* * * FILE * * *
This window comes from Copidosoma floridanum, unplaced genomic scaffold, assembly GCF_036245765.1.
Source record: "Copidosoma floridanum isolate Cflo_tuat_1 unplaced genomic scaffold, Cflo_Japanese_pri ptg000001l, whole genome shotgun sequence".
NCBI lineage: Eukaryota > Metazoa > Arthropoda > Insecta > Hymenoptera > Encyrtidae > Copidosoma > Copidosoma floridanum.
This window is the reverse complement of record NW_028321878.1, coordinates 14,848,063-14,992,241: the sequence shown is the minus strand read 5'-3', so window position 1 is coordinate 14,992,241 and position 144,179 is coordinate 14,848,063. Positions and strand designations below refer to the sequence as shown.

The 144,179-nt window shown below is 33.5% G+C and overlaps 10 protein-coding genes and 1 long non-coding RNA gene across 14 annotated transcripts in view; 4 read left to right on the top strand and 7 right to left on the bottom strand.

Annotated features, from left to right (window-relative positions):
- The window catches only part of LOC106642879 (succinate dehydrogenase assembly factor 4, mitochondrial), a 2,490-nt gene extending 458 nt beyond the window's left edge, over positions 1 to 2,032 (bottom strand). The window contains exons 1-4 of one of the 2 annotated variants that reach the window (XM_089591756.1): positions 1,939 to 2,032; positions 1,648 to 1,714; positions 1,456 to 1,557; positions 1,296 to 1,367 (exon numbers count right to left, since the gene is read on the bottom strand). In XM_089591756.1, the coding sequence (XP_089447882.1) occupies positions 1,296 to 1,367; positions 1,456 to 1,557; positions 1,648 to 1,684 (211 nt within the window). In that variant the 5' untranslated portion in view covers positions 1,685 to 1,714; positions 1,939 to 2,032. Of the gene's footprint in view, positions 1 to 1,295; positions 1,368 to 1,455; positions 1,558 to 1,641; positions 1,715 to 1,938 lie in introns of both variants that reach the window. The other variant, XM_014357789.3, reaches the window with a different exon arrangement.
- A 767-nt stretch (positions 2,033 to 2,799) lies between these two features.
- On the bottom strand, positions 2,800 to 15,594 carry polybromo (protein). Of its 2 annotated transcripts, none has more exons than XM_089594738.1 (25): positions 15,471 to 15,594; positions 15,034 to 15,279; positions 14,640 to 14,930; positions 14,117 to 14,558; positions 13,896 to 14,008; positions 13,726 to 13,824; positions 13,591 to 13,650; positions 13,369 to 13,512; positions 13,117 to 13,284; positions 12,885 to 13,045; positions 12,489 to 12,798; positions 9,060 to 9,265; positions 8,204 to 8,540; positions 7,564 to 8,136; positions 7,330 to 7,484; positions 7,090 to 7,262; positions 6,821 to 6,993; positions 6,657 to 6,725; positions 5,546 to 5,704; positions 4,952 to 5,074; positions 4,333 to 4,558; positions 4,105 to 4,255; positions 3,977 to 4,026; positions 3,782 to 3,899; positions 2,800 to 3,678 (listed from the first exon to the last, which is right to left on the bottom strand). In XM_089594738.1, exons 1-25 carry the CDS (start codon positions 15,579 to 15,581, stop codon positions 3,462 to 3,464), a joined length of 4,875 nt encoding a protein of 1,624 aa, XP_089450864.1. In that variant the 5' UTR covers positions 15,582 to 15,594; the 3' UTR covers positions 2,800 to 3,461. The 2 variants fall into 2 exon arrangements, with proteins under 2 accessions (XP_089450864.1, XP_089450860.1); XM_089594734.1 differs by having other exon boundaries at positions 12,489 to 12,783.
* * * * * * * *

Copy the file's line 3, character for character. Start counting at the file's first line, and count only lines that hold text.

NCBI lineage: Eukaryota > Metazoa > Arthropoda > Insecta > Hymenoptera > Encyrtidae > Copidosoma > Copidosoma floridanum.